Within the last decade, the northeastern U.S. has experienced a rising incidence of disease, although there is some confounding due to the fact that few states mandated reporting, and babesiosis only became nationally reportable in 2011. There has been a marked expansion of the geographic range of human disease. Cases have now been diagnosed in all New England states, north into Maine, west into the upper Hudson River valley, eastern Pennsylvania and New Jersey and as far south as Maryland [7]-[9]. This expansion has not been limited to the northeastern U.S. The Midwestern foci in Minnesota and Wisconsin has also intensified in transmission and expanded in distribution [10],[11]. The biological basis for the expanded distribution remains undescribed. The public health burden of Lyme disease has changed significantly within the last 30 years, generally as a result of the expanded range and increased density of the tick vector, a function of dispersal by birds, habitat fragmentation, and burgeoning deer herds. However, the dramatic change in Lyme disease risk over time was not accompanied by that of babesiosis, at least until the last decade. For example, Westchester County, perhaps the epicenter of Lyme disease risk since the late 1980s, did not identify babesiosis in residents there until 2001 [12]. This lag in risk relative to Lyme disease was thought to be consistent with the mode of dispersal of the two infections, because B. burgdorferi could be transported by reservoir competent birds and subadult I. dammini infesting them; B. microti would inefficiently be introduced to new sites because birds are likely not reservoirs for this protozoan and transported nymphs would not seek competent hosts as adult ticks. The empiric evidence for a recently expanded geographic distribution of zoonotic B. microti is a paradox given these considerations. To determine whether the expanded distribution of zoonotic B. microti reflects the introduction of parasites from longstanding sites of transmission into new sites, we compared the genetic diversity of parasites from Nantucket and Martha’s Vineyard with that of those from mainland New England sites, including more recently established sites of transmission. In particular, we developed variable number tandem repeat (VNTR) markers based on the published B. microti genome [13], and used the resulting allele frequencies to determine the most probable number of B. microti populations represented by our enzootic collections. Limited genetic diversity across our sampling sites would provide evidence for a “transport-introduction” hypothesis to explain the recently expanded distribution of B. microti babesiosis.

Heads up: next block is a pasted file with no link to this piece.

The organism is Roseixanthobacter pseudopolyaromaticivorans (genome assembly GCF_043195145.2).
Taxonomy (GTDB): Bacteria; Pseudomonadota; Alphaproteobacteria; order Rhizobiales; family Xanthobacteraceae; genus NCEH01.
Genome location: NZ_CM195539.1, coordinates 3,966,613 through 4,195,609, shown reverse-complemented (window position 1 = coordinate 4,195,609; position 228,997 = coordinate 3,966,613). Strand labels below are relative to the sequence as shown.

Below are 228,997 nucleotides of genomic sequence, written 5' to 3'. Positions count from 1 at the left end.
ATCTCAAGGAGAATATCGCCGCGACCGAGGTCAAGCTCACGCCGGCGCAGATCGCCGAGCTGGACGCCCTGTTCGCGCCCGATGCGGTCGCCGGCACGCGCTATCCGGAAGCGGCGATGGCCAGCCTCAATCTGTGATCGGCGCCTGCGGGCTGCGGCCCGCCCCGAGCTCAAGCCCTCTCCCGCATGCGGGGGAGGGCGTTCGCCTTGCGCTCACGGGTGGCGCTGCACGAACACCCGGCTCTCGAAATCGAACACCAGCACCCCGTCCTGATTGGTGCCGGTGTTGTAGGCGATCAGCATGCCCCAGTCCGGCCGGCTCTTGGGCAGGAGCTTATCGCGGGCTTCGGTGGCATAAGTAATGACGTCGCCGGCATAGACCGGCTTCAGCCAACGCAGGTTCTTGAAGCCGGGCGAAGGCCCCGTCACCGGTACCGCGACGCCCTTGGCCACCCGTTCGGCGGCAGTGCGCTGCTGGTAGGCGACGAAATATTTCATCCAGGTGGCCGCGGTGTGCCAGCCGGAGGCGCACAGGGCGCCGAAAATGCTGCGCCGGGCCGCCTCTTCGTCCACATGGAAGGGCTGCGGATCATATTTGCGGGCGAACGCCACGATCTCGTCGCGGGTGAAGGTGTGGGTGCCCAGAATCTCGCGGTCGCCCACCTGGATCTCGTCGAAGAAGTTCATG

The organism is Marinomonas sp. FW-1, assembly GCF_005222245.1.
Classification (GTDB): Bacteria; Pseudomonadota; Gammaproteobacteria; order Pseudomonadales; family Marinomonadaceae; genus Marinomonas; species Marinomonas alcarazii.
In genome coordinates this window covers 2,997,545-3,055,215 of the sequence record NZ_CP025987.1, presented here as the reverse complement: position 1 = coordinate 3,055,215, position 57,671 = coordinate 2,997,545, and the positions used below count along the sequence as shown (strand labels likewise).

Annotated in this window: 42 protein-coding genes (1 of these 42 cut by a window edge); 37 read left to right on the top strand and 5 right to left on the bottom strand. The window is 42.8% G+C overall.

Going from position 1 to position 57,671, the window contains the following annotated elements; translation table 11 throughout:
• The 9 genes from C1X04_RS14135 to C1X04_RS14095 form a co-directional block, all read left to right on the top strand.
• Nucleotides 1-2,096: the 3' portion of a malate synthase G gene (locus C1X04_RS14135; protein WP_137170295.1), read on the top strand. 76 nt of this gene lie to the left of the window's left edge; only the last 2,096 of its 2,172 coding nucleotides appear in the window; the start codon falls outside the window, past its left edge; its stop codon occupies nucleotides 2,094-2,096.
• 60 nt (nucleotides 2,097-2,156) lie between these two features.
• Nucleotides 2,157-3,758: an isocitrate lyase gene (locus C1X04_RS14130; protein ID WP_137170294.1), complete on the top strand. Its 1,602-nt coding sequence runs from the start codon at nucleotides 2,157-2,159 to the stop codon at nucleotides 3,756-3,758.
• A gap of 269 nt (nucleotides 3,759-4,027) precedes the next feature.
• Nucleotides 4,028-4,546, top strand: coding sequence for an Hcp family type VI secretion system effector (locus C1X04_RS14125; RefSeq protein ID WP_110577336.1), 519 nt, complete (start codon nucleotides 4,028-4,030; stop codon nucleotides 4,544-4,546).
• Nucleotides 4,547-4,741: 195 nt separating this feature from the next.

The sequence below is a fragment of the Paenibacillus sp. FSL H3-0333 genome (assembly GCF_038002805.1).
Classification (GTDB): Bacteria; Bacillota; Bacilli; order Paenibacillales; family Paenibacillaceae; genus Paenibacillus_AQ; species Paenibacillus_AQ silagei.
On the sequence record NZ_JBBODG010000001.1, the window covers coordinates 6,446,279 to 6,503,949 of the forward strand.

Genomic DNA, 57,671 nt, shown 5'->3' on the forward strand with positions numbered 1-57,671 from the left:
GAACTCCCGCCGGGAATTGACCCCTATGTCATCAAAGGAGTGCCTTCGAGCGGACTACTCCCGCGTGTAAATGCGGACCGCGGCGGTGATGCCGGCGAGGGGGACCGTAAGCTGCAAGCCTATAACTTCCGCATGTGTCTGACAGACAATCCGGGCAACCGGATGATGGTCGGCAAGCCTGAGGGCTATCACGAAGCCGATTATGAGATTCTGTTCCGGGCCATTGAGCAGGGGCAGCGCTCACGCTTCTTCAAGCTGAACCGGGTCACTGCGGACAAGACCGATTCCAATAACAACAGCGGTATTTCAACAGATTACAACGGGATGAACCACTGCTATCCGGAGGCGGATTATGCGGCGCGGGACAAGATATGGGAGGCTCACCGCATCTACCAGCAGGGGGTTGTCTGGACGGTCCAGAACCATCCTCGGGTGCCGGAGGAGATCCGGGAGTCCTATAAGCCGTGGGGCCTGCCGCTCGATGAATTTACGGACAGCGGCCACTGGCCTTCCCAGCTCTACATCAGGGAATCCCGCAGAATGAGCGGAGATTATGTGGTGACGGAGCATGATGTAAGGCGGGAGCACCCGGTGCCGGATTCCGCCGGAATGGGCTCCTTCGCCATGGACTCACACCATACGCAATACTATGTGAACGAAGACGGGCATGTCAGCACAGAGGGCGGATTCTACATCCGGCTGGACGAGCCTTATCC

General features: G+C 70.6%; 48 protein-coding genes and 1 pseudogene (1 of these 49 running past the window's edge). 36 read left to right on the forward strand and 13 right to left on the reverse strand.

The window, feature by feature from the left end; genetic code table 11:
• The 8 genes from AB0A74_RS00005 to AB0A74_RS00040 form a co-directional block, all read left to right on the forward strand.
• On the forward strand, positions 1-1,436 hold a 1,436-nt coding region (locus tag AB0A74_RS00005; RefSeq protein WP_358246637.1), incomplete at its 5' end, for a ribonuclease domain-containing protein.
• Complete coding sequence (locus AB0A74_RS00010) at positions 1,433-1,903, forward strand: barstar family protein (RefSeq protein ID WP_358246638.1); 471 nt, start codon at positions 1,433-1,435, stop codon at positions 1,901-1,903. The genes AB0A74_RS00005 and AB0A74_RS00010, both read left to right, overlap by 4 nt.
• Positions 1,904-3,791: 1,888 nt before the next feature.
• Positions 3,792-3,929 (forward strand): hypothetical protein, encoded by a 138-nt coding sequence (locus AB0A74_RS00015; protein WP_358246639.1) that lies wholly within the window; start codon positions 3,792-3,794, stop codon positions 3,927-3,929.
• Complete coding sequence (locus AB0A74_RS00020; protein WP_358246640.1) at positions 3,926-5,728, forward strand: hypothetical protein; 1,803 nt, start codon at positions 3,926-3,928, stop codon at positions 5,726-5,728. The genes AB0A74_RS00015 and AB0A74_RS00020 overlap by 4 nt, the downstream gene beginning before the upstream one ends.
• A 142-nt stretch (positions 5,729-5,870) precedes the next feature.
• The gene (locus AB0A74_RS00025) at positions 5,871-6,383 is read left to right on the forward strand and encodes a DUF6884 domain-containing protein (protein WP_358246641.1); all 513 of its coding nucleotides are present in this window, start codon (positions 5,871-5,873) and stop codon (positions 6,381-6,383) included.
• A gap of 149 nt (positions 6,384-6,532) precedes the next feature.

Methods

Sources of B. microti DNA

Archived collections of tick or small mammal blood samples were mainly from long-standing field studies of I. dammini population biology [4],[14],[15] in coastal New England. Martha's Vineyard and Nantucket Island were the sites first experiencing zoonotic babesiosis [16]. B. microti was documented in rodents from Ipswich (Essex County), Sandy Neck and Great Island (Cape Cod, Barnstable County), Prudence Island and Block Island, Rhode Island; and coastal Connecticut by the 1980s [17]-[19]. In contrast, Dover (Norfolk County) and Grafton (Worcester County) in central Massachusetts are newly emergent transmission sites: the first cases of likely authochthonous babesiosis occurred in Norfolk County in the mid 2000s and, to date, there have been none documented in Grafton, even though there has been low level enzootic transmission there since at least 2002 (unpublished). Rodent blood was stored at -20C or dried on filter paper. Drag sampled host seeking nymphal deer ticks were stored desiccated, in 70% ethanol, or frozen until analysis; extracted DNA was also archived. DNA was extracted from blood using a DNEasy kit (Qiagen). Ticks were macerated individually and then extracted using a HOTSHOT protocol [20]. Extracted DNA was screened for the presence of B. microti DNA by PCR using the BmITS1F/BmITS1R primer set [21].

Identification and evaluation of tandem repeat markers